New Survey Finds California’s “Ban the Box” Law Takes Hold Across the State, Meeting AB 218’s July 1st Deadline

Sacramento, CA—Public employers across the state have successfully put in place new job applications to comply with a California law, which takes effect today, to remove questions about convictions from state and local government job applications and postpone such inquiries until later in the hiring process. A survey released today by the National Employment Law Project (NELP) details these compliance efforts. As a result of the new law, the one-in-four adult Californians, or seven million adults, with a criminal record will have a fair chance to compete for public sector jobs.

“When we first introduced the bill nearly two-and-a-half years ago, our goal was to advance a simple but powerful message—that everyone who works hard deserves a second chance to turn their lives around and give back to their communities,” said Assemblymember Roger Dickinson (D-Sacramento), who championed the measure commonly known as “ban the box” (AB 218). “We are heartened to see that the state’s public sector employers have embraced fair-chance hiring and that they are now setting an example for the private sector to follow.”

AB 218, which was signed into law on October 10, 2013, requires the state, counties, cities, and special districts to remove the conviction-history question from their job applications. Instead, the covered employers are allowed to ask the question when the applicant meets the “minimum employment qualifications” for the job, or later in the hiring process. Certain employers, such as law enforcement and school districts, are exempt from the law. Any job positions subject to a criminal background check by an occupational or licensing law are also exempt.

The NELP survey documented the fair-chance hiring practices of the 10-largest cities and 10-largest counties across the state, covering three-quarters of California’s population:

  • All of the 10-largest counties and 10-largest cities in the state removed the conviction-history question from their job applications and delayed the criminal background check until later in the hiring process.
  • These counties and cities represent a broad cross-section of the state, from Los Angeles, San Diego, Orange, and Riverside counties in Southern California, to Fresno, Bakersfield, and Sacramento in the Central Valley, to Alameda, Contra Costa, Santa Clara counties and San Francisco in the Bay Area.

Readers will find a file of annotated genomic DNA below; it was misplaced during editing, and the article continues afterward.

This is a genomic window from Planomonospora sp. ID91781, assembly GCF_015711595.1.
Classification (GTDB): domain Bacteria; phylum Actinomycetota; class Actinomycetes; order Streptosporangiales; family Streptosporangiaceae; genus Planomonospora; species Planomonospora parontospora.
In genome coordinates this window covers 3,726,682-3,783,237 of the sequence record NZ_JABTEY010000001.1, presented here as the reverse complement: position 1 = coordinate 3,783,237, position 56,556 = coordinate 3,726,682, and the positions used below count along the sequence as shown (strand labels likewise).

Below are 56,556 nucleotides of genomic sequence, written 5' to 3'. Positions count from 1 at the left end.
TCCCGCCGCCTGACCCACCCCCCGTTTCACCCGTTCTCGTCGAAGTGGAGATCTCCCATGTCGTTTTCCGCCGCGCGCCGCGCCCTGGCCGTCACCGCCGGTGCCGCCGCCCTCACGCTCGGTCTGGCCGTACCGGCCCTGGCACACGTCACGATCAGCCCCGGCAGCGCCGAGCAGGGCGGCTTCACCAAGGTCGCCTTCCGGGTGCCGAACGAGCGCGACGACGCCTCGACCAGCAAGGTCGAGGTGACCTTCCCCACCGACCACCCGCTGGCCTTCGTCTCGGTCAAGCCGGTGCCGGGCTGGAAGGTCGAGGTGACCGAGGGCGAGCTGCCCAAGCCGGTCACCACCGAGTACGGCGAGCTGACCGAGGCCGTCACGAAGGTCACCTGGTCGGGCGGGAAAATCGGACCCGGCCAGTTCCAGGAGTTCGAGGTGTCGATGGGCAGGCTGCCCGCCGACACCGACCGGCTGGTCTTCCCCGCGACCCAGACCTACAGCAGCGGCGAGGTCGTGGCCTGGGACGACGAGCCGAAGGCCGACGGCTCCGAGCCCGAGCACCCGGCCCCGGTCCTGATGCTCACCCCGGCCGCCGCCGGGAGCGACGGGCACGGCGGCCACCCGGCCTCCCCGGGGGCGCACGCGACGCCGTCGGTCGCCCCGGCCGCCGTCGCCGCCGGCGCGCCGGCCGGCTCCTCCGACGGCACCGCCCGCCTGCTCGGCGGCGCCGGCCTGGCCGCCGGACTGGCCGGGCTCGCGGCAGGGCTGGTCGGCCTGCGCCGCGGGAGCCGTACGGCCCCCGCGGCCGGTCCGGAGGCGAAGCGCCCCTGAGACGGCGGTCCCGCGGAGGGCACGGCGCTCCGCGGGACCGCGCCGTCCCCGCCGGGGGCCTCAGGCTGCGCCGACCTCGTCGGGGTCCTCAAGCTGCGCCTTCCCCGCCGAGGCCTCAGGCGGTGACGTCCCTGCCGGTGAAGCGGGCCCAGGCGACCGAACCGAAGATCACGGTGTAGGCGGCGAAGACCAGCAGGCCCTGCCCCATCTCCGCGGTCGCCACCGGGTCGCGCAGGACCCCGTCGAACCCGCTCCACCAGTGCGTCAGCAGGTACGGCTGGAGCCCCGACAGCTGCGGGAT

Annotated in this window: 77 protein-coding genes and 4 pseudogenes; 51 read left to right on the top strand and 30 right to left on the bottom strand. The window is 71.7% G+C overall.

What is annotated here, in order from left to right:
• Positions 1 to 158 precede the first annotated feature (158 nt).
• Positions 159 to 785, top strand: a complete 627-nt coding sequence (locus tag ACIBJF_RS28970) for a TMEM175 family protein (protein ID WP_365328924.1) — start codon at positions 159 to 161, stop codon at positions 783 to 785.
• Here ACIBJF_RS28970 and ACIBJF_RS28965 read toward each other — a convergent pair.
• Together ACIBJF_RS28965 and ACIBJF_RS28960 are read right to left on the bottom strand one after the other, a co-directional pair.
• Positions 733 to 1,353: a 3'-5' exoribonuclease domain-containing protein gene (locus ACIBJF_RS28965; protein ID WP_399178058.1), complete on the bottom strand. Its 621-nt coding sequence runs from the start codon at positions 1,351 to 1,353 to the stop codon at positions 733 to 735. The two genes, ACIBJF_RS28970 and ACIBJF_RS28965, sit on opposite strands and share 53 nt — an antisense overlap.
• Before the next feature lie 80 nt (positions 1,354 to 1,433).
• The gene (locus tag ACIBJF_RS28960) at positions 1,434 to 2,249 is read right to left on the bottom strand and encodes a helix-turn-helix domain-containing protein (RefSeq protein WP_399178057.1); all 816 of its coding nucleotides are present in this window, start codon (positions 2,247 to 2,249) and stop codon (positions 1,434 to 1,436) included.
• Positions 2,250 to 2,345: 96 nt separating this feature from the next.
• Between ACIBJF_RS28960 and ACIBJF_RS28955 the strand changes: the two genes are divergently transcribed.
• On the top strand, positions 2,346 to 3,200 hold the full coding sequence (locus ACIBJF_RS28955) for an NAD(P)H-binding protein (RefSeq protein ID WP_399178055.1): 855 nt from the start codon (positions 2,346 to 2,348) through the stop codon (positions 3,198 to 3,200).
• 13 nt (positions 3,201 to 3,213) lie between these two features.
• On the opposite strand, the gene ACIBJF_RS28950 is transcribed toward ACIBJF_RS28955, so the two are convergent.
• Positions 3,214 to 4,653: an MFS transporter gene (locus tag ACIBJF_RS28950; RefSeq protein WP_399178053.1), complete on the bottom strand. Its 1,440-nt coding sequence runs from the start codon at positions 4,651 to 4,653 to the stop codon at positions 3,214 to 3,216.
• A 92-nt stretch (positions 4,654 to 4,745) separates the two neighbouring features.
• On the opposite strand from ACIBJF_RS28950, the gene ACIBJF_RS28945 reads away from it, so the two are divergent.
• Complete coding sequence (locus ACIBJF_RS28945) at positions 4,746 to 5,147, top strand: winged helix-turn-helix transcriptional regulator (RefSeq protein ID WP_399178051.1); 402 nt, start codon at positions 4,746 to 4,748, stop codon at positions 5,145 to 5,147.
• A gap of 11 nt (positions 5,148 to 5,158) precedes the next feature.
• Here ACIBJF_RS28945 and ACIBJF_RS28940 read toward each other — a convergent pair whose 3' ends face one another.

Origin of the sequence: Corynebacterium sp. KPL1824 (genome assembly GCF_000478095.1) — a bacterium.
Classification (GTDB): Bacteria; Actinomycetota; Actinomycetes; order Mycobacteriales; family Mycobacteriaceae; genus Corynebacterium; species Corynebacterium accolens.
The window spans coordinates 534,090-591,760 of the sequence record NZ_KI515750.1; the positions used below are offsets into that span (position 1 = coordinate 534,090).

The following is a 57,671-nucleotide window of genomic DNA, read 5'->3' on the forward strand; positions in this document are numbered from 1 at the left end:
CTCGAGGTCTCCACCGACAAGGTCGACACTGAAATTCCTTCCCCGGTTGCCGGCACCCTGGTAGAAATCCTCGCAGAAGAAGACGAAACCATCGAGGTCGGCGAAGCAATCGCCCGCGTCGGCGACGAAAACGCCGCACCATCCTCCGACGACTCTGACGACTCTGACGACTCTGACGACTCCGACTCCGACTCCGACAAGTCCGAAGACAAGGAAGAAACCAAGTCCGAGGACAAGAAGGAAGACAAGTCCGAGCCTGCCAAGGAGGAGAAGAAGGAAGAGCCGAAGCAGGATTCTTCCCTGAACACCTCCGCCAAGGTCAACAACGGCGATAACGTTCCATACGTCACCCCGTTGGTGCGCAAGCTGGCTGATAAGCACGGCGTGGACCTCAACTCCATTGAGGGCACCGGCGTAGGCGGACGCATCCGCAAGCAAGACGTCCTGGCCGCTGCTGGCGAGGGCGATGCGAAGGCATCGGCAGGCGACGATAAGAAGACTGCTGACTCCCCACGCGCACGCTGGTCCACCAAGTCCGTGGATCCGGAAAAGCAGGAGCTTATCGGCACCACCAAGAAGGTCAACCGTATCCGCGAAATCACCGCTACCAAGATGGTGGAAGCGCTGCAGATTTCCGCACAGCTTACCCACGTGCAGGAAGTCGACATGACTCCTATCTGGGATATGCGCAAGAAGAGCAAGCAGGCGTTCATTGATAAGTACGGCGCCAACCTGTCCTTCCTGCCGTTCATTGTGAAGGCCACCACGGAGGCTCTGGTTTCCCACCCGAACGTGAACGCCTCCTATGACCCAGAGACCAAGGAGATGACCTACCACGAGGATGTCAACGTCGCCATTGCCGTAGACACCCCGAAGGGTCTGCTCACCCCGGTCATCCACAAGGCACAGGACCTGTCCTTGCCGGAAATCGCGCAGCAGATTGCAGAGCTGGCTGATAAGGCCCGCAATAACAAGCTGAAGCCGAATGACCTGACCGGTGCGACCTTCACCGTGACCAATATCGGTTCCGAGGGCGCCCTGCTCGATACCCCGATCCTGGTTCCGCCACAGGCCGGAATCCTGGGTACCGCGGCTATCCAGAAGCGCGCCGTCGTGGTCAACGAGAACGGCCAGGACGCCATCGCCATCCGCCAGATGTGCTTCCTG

• Of the 10-largest counties, which have a population greater than 952,000, only Alameda, Santa Clara, and Riverside counties had a policy in place before AB 218 was signed into law. And of the 10-largest cities, which have a population of more than 346,000, only Oakland, San Diego, and San Francisco had a policy in place prior to AB 218.
  • Around half of the largest counties and cities (Los Angeles County, San Diego County, Riverside County, Santa Clara County, and the cities of Anaheim, Fresno, Oakland, San Diego, and San Jose) went beyond what is required by the new law, delaying the criminal-history inquiry until the employer makes a conditional offer of employment, or later. (AB 218 permits the inquiry earlier in the process, when the individual is found minimally qualified for the job.)
  • In addition, San Francisco passed a local ordinance extending the policy to private sector employers as well. Los Angeles Mayor Eric Garcetti and City Councilman Curren D. Price, Jr. are considering a measure for employers doing business in the city. Two cities, Richmond and Compton, extend their fair-chance hiring policy to the cities’ private vendors.

AB 218 was backed by a cross-section of civil rights and labor groups, law enforcement officials, and public employers, and was sponsored by All of Us or None, Legal Services for Prisoners with Children, the National Employment Law Project, and PICO California.

“AB 218 provided us with the mandate to adopt ban-the-box, which we’re proud to embrace, but it’s just a first step of our evolving process to ensure that all our residents share in the promise of economic opportunity,” said Contra Costa County Supervisor John Gioia, who’s been a leading voice in that county’s efforts to bring meaningful services for the formerly incarcerated.

In addition to the county and city policies, the State of California has also implemented the requirements of AB 218. The state had in place a policy that was adopted in June 2010 under the Schwarzenegger administration, which is now being updated.

Fair-chance hiring policies have taken hold across the United States, and now cover almost 70 cities and counties and 12 states. In addition, the governors of Illinois and New Jersey are expected to sign recently passed legislation, and Georgia’s governor is poised to issue an executive order covering state employment. Four states—Hawaii, Massachusetts, Minnesota, and Rhode Island—have extended their policies to private sector employers. Several major retailers, including Walmart, Target, and Bed Bath & Beyond, have embraced fair- chance hiring policies as well.

Most recently, President Obama’s “My Brother’s Keeper” Task Force also endorsed fair-chance hiring. The task-force report recommended “implement[ing] reforms to promote successful reentry, including hiring practices, such as ‘Ban the Box,’ which give applicants a fair chance and allow employers the opportunity to judge individual job applicants on their merits as they reenter the workforce.”


Nicole Nabulsi,
(916) 319-2987

Emma Stieglitz
(646) 200-5307

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